California Governor Jerry Brown signed into law a bill making alternative currencies, including bitcoin, lawful in the state.
READ MORE: The US Marshals Service auctioned off 30,000 confiscated bitcoins.
The bill repeals the provision of the old legislation, which banned the use of “anything but the lawful money of the United States.”
Authors of the amendment labeled the old regulatory regime as “stagnant” and lagging behind Californian “growing and innovative payments market.”
“This bill makes clarifying changes to current law to ensure that various forms of alternative currency, such as digital currency, points, coupons, or other objects of monetary value do not violate the law when those methods are used for the purchase of goods and services or the transmission of payments,” the comments to the bill read.
While the analysis of the amendment focuses on bitcoin as a major example of what’s being legalized, it also provides a list of other digital currencies and mentions points models, which various retailers use for rewarding consumers.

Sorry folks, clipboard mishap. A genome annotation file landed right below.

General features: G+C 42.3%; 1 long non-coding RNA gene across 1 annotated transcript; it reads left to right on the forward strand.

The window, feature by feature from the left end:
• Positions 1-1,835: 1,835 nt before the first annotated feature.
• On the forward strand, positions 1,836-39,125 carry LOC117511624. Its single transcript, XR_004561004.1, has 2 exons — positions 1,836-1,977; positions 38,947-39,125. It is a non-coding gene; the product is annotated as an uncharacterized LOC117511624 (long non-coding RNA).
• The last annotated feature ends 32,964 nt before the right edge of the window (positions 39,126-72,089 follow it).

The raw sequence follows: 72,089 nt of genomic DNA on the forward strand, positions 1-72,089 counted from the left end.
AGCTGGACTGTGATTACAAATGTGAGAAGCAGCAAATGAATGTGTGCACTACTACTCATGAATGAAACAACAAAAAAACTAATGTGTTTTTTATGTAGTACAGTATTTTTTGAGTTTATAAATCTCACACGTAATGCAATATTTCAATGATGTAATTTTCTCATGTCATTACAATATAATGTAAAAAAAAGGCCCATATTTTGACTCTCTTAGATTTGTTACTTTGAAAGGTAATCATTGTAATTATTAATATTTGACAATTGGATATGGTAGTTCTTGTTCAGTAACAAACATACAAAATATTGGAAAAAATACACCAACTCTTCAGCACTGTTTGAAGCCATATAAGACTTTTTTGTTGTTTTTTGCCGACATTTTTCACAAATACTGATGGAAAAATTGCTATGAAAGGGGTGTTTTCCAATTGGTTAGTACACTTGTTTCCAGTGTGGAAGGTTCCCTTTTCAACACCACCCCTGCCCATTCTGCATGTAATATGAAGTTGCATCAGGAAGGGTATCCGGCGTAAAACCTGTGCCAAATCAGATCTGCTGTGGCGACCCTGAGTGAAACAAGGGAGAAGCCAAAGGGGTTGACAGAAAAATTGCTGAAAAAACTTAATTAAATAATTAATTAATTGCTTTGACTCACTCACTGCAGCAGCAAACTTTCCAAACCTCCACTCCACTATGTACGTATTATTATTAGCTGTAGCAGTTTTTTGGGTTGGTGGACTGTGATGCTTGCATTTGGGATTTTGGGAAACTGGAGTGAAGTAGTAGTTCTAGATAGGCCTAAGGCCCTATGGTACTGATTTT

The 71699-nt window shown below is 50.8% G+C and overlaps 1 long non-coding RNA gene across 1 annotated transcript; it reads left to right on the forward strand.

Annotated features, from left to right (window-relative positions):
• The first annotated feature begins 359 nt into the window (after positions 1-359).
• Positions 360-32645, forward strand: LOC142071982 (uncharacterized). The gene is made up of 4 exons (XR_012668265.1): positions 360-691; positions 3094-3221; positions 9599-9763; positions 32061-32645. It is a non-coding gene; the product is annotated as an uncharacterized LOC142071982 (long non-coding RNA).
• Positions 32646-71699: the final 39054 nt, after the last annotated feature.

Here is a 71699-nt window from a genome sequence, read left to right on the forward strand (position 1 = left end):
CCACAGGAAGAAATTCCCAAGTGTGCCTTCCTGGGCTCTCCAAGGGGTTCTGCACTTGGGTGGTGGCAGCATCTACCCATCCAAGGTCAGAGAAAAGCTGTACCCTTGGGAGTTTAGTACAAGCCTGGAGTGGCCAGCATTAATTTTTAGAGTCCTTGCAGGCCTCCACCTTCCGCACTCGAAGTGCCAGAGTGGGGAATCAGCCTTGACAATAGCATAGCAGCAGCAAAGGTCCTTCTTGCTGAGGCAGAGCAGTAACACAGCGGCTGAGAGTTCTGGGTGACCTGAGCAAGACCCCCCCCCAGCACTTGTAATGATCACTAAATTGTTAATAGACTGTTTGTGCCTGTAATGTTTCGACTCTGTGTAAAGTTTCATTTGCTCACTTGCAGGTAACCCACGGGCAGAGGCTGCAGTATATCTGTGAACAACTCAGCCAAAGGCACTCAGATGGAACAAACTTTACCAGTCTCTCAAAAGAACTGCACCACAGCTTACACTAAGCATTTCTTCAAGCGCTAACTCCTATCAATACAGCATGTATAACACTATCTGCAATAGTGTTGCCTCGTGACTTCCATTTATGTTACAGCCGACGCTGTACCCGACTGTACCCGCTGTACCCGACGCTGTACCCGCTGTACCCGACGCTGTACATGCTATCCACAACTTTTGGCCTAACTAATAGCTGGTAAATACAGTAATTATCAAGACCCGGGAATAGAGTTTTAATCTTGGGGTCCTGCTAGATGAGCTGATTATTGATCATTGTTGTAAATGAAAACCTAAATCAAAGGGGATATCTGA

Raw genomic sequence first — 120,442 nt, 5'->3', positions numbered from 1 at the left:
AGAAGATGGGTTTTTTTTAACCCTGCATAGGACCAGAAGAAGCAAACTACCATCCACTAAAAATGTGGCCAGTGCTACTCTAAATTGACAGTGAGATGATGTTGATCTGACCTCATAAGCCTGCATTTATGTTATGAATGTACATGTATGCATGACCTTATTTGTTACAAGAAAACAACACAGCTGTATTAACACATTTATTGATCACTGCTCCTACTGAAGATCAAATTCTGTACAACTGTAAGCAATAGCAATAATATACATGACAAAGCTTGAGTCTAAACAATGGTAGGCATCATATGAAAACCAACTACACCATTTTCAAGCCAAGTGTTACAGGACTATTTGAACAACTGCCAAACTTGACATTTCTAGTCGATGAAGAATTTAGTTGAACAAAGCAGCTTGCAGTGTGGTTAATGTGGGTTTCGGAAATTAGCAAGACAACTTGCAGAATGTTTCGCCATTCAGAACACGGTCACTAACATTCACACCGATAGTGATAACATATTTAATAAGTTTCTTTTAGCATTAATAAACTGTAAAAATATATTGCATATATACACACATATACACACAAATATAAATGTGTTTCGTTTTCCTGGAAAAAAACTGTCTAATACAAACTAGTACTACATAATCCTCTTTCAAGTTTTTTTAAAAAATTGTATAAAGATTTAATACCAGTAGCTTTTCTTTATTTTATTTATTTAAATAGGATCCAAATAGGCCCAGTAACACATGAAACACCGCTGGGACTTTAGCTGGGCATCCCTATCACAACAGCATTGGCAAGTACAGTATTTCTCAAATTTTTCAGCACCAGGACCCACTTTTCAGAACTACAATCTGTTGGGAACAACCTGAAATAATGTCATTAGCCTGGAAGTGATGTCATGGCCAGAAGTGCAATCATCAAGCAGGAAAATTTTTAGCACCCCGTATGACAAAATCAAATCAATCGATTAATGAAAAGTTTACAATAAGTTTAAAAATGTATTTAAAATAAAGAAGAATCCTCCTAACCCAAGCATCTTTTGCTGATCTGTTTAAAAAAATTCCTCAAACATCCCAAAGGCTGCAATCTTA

“In an era of evolving payment methods, from Amazon Coins to Starbucks Stars, it is impractical to ignore the growing use of cash alternatives,” Democratic Assemblyman Roger Dickinson, the bill’s author, said in an earlier statement.
Another type of a newly emerged payment system that the amendment is meant to apply to are the so-called “community currencies”; these are created by members of a local area to boost small business. Besides, as the explanation to the new legislation reads, they have “also become a form of political protest as some communities that use such currency do so in protest of US monetary policies, or large financial institutions.”
California makes the use of digital currencies easier as the world’s largest bitcoin exchange Mt. Gox Co., is going through bankruptcy procedures in the US.
Earlier this year, the exchange lost around 850,000 bitcoins ($500 million at current prices), allegedly following a hacker attack. Later Mt Gox said it had recovered 200,000 bitcoins.
In May, Tibanne, the holding company of the collapsed bitcoin exchange, announced plans for selling its trademarks in Japan and the EU, hoping to raise at least $1 million.